Poor use of cash. If anything, this should be seen as a positive. Companies usually waste their money on "di-worsification" and get into things they have no clue about. Apple has always been very careful about this. And the recent dividend announcement is encouraging as well. One can make a bet that Apple will in due time be seen as a dividend growth company as well.
Rising input costs. A brand like Apple can easily pass on the extra cost to the consumers and it has a history of doing so. Also, let us not forget Apple is led by perhaps the best supply chain brain in the world, Tim Cook.
Will have to lower prices. So introducing a low priced iPad is a bad move and at the same time Apple having to reduce prices is bad as well? Pick a side. The company knows well enough when to rely on margin and when to rely on volume. The low priced ones will certainly make up in volume for the margin lost as more people will buy.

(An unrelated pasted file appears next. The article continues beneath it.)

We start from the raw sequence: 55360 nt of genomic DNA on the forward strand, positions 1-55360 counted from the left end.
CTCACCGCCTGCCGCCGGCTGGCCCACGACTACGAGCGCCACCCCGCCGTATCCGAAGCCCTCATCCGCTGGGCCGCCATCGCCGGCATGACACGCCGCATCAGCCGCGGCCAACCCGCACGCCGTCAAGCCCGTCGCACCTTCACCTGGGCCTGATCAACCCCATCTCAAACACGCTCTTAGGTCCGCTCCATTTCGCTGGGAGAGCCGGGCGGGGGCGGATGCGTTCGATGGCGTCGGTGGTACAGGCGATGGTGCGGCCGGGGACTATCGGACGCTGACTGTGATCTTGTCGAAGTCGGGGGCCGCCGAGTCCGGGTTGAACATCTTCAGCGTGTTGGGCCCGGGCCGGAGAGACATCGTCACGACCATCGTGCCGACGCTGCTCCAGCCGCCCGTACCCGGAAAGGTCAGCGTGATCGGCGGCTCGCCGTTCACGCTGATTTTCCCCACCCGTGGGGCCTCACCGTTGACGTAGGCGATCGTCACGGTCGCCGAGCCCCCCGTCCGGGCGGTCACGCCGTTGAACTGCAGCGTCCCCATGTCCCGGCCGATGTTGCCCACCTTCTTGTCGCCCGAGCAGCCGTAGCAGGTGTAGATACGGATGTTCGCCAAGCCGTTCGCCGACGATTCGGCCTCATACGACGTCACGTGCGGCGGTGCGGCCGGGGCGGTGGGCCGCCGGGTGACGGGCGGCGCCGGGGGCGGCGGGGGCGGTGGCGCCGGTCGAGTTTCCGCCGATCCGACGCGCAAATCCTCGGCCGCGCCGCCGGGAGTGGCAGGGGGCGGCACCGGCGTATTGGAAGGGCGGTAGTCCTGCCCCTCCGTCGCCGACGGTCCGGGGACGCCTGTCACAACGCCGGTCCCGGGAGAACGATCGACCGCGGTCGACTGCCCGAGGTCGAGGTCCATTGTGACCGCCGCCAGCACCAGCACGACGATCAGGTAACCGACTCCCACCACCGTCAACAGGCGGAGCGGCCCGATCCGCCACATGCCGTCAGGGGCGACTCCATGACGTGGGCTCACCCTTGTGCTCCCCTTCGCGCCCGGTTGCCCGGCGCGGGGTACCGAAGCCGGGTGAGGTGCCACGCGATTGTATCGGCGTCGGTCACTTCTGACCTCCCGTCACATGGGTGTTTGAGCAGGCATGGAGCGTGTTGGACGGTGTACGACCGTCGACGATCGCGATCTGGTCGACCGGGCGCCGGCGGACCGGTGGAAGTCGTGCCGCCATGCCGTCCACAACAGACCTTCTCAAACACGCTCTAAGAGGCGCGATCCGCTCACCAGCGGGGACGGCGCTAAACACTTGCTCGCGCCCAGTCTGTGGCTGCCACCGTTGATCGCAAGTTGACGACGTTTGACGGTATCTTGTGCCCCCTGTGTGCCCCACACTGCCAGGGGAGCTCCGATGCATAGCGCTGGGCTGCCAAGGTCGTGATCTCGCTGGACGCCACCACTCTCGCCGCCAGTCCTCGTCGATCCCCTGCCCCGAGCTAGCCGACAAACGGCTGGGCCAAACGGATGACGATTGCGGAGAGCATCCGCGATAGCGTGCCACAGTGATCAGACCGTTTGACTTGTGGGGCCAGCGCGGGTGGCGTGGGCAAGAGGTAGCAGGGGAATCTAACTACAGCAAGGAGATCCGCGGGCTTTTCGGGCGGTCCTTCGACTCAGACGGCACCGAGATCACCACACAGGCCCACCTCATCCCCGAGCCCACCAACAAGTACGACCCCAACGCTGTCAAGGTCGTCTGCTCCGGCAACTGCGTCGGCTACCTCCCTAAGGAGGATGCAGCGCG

Phone carriers will cut subsidies. Fair point. There has been a lot of noise about the subsidy recently. But think of this: who would take the first blow? AT&T (T) or Verizon (VZ)? Remember they cannot conspire and go against Apple as its not legal. So if T makes the first move, what if Apple strikes a deal with just VZ. Or the vice versa?
Patent battles. Perhaps this is where the "poorly used cash" will help Apple? Connect the dots and you know why the company protects its cash like a hawk.
Anti-trust problems. It is nowhere close to being a monopoly. Duopoly maybe with Apple and Samsung (OTC:SSNLF)/Google (GOOG). Maybe the cash cushion helps here as well? There are not a lot of times that Apple loses these legal cases. Ask Samsung.
Poor working conditions in factories. Nothing has changed on the negative side. If anything, Tim Cook's recent visit to the plants and his open communication about the labor conditions are positives and one of the areas where perhaps Apple might benefit because of the change in leadership.